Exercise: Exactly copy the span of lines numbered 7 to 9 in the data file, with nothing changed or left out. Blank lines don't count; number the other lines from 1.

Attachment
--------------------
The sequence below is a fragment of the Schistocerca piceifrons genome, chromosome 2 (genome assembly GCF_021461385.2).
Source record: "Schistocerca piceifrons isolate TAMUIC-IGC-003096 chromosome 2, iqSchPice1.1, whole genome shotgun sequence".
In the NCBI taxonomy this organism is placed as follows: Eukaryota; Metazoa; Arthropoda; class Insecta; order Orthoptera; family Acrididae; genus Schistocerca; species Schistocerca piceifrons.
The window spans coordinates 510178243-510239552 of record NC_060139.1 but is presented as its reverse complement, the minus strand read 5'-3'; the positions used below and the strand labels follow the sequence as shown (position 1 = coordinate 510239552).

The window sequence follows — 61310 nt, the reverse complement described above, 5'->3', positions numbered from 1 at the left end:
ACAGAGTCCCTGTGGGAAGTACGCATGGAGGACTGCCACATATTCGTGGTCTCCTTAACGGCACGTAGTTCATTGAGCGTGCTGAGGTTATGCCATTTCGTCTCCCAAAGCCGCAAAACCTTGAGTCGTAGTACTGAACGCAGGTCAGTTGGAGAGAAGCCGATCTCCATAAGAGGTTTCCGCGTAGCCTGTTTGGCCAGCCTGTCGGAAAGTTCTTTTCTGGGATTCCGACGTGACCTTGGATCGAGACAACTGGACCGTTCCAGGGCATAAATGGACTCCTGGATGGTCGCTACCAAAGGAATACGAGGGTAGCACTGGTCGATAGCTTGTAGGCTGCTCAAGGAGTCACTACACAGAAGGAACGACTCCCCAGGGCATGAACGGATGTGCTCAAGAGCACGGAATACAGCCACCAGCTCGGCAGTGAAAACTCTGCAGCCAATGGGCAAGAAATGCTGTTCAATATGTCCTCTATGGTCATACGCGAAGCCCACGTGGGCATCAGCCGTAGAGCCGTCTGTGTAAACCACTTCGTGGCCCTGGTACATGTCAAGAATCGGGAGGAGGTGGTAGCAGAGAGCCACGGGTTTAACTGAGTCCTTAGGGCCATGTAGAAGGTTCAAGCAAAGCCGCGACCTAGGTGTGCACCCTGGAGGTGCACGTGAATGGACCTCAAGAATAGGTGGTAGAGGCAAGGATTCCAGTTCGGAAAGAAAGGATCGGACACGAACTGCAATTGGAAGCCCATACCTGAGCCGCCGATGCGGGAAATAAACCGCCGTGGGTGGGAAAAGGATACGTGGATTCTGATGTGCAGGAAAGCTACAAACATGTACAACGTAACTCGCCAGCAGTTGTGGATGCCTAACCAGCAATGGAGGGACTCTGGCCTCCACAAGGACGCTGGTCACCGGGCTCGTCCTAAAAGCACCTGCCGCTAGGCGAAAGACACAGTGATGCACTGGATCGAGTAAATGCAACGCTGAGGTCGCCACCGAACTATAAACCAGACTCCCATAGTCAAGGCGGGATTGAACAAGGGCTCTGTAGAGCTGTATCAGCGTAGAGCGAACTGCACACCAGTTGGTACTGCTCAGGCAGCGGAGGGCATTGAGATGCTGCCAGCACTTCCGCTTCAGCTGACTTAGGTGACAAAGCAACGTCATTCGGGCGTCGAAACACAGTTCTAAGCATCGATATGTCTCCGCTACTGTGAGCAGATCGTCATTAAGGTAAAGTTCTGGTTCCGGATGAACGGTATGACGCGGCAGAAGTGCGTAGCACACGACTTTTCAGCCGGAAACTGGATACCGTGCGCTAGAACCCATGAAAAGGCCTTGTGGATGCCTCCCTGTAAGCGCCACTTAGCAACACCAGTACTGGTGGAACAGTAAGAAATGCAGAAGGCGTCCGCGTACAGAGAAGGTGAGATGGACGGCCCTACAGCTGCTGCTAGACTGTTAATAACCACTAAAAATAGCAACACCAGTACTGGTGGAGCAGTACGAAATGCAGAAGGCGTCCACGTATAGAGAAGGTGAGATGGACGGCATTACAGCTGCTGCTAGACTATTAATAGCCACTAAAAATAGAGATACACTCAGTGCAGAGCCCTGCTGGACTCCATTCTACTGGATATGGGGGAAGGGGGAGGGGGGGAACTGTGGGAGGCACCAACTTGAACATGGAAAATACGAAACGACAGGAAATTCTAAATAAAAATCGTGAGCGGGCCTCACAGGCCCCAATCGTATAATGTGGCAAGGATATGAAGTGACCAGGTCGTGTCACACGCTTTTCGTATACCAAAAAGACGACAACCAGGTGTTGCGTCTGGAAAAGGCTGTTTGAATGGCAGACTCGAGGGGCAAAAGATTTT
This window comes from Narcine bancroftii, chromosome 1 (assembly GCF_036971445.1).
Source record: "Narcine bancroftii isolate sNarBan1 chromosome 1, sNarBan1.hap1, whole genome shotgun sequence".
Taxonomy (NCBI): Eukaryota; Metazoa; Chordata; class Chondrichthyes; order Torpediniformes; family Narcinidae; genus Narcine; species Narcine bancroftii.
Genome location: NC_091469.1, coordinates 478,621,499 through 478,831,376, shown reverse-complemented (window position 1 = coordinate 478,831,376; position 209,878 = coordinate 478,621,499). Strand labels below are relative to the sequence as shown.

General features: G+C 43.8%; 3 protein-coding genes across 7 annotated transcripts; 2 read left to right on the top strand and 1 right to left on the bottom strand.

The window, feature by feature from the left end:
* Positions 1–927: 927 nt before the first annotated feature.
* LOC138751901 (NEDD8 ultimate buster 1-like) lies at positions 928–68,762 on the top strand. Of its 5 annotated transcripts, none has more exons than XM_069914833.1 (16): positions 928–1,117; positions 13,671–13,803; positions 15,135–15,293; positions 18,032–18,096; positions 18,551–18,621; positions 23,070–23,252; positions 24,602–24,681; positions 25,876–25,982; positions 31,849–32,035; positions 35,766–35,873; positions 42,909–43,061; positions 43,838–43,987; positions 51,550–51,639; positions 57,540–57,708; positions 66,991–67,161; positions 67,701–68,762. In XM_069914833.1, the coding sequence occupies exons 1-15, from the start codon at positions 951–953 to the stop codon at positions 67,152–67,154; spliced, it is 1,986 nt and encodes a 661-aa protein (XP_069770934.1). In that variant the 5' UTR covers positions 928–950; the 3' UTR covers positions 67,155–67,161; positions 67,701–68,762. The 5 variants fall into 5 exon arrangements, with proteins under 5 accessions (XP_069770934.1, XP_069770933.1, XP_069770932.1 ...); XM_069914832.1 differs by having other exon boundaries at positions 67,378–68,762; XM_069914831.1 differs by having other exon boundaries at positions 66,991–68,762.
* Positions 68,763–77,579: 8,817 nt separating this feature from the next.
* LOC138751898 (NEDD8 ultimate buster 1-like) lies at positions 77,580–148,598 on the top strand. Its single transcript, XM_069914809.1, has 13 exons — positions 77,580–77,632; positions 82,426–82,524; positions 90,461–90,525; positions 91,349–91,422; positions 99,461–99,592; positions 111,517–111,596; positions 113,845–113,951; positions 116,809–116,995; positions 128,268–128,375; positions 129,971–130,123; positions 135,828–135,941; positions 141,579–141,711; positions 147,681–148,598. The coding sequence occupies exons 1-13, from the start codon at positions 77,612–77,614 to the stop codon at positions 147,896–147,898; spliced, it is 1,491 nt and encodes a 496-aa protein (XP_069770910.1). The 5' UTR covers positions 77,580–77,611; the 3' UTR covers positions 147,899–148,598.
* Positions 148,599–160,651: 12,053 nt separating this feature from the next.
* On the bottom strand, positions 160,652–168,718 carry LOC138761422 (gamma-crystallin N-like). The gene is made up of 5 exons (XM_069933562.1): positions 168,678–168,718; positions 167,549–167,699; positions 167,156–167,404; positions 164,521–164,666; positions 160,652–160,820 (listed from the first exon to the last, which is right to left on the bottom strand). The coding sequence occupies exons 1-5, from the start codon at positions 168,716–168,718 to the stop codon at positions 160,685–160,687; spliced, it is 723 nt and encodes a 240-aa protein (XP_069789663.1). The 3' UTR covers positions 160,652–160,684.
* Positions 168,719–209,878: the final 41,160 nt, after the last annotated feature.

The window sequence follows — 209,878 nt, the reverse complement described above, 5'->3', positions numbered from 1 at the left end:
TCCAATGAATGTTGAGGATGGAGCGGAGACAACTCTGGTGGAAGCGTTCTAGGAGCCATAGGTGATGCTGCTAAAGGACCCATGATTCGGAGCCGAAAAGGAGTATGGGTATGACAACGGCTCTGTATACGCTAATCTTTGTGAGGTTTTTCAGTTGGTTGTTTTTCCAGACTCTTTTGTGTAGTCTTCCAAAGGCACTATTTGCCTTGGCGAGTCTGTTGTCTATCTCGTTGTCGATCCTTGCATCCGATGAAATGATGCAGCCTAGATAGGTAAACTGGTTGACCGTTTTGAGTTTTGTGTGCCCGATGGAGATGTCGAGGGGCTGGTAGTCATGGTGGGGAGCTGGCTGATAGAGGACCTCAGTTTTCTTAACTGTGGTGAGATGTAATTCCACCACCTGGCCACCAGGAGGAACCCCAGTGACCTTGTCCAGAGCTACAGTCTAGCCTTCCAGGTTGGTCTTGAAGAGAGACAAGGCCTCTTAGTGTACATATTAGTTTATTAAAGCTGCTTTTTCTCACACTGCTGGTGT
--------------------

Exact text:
This window comes from Narcine bancroftii, chromosome 1 (assembly GCF_036971445.1).
Source record: "Narcine bancroftii isolate sNarBan1 chromosome 1, sNarBan1.hap1, whole genome shotgun sequence".
Taxonomy (NCBI): Eukaryota; Metazoa; Chordata; class Chondrichthyes; order Torpediniformes; family Narcinidae; genus Narcine; species Narcine bancroftii.